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India's dry run in Badminton Asia Championships continues

Apr 26th, 2019
1815


Indian shuttlers have never won an Asian title in the history of Badminton Asia and it turned out to be another "dry run" in this year's edition which began in Wuhan, China on Tuesday.


India's top two women shuttlers - P.V. Sindhu and Saina Nehwal - seeded fourth and seventh respectively and unseeded Sameer Verma - were bundled out in the quarter-finals on Friday.


Srikanth, who is coming back after a poor run last year due to injuries fell in the first round when he lost to Indonesia's Shesar Hiren Rhustavito in straight games 16-21, 20-22. Srikanth's best year was in 2017 when he won four superseries titles.


India's hopes soared when Sindhu and Nehwal made the last eight together with Verma. However, the day did not belong to the Indians at the Wuhan Sports Center Gymnasium as the trio failed to make Saturday's semi-finals.


The rot started with the defeat of Verma who was no match for China's second seed Shi Yuqi. Verma went out tamely 10-21, 12-21. 


Commonwealth Games champion Saina Nehwal toiled for 69 minutes but could not stop Japan's third seed Akane Yamaguchi from snatching a 21-13, 21-23, 21-16 win.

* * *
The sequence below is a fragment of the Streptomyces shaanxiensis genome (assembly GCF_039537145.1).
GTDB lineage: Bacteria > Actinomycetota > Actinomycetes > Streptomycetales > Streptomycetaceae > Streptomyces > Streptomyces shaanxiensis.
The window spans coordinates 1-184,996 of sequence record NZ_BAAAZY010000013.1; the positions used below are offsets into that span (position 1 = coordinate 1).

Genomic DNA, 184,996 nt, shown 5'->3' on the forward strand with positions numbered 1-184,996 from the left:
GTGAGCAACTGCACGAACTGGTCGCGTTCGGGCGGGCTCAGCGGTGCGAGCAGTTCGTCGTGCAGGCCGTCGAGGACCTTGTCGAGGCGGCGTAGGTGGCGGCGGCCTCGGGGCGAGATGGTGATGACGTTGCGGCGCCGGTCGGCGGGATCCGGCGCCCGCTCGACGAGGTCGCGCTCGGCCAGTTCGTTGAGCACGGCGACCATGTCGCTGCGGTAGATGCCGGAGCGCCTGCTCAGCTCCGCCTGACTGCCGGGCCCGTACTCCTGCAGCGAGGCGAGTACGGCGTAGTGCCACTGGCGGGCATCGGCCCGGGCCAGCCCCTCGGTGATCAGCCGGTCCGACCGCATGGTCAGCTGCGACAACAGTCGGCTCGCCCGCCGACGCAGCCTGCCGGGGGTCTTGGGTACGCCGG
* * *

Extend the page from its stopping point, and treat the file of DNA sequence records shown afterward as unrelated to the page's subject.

"It is disappointing to lose in this manner. Yamaguchi kept coming back in the rubber as I grew tired in the decider. I had a good lead at 11-6 in the rubber but simply could not turn the tide," said Nehwal who next heads to the New Zealand Open - the first tournament that will offer Olympic qualifying points.


India's last hope was fourth seed P.V. Sindhu but the Rio Olympic silver medallist and winner of the World Tour Finals last year was also disappointing - lasting only 31 minutes in her 19-21, 9-21 defeat to China's Cai Yanyan.


Coach Mohammed Siyadath, however, is confident that the Indian players will bounce back from their recent disappointing results. Nehwal is the only one to have won a title this year when she won the Indonesia Masters.


"The change of coaches also affected the performance of the players. I believe we have the material to bounce back. They will come back strong," said Siyadath.
 


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